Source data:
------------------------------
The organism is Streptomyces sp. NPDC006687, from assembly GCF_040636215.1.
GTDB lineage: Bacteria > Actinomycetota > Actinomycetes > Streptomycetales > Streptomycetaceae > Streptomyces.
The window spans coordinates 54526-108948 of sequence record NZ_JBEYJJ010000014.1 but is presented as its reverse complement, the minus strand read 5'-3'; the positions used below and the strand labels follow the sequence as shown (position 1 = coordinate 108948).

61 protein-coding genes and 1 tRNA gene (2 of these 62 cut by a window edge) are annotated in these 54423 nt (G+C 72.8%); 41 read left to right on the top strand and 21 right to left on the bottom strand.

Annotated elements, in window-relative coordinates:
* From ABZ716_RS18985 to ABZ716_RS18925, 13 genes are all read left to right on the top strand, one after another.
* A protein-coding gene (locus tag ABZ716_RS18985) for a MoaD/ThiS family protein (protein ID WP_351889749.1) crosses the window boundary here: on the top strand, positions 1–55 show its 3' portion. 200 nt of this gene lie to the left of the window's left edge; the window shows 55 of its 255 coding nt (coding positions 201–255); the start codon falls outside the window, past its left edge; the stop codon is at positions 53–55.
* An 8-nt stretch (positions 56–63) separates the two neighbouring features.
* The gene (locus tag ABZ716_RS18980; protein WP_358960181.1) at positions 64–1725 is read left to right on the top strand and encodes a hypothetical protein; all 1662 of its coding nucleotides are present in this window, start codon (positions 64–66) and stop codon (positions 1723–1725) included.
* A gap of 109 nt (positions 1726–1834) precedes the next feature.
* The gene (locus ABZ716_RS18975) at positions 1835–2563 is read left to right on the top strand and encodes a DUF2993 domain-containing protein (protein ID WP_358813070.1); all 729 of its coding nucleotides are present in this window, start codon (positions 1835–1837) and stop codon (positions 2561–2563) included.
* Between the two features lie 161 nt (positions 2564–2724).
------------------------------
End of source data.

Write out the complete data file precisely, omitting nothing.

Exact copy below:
The organism is Streptomyces sp. NPDC006687, from assembly GCF_040636215.1.
GTDB lineage: Bacteria > Actinomycetota > Actinomycetes > Streptomycetales > Streptomycetaceae > Streptomyces.
The window spans coordinates 54526-108948 of sequence record NZ_JBEYJJ010000014.1 but is presented as its reverse complement, the minus strand read 5'-3'; the positions used below and the strand labels follow the sequence as shown (position 1 = coordinate 108948).

61 protein-coding genes and 1 tRNA gene (2 of these 62 cut by a window edge) are annotated in these 54423 nt (G+C 72.8%); 41 read left to right on the top strand and 21 right to left on the bottom strand.

Annotated elements, in window-relative coordinates:
* From ABZ716_RS18985 to ABZ716_RS18925, 13 genes are all read left to right on the top strand, one after another.
* A protein-coding gene (locus tag ABZ716_RS18985) for a MoaD/ThiS family protein (protein ID WP_351889749.1) crosses the window boundary here: on the top strand, positions 1–55 show its 3' portion. 200 nt of this gene lie to the left of the window's left edge; the window shows 55 of its 255 coding nt (coding positions 201–255); the start codon falls outside the window, past its left edge; the stop codon is at positions 53–55.
* An 8-nt stretch (positions 56–63) separates the two neighbouring features.
* The gene (locus tag ABZ716_RS18980; protein WP_358960181.1) at positions 64–1725 is read left to right on the top strand and encodes a hypothetical protein; all 1662 of its coding nucleotides are present in this window, start codon (positions 64–66) and stop codon (positions 1723–1725) included.
* A gap of 109 nt (positions 1726–1834) precedes the next feature.
* The gene (locus ABZ716_RS18975) at positions 1835–2563 is read left to right on the top strand and encodes a DUF2993 domain-containing protein (protein ID WP_358813070.1); all 729 of its coding nucleotides are present in this window, start codon (positions 1835–1837) and stop codon (positions 2561–2563) included.
* Between the two features lie 161 nt (positions 2564–2724).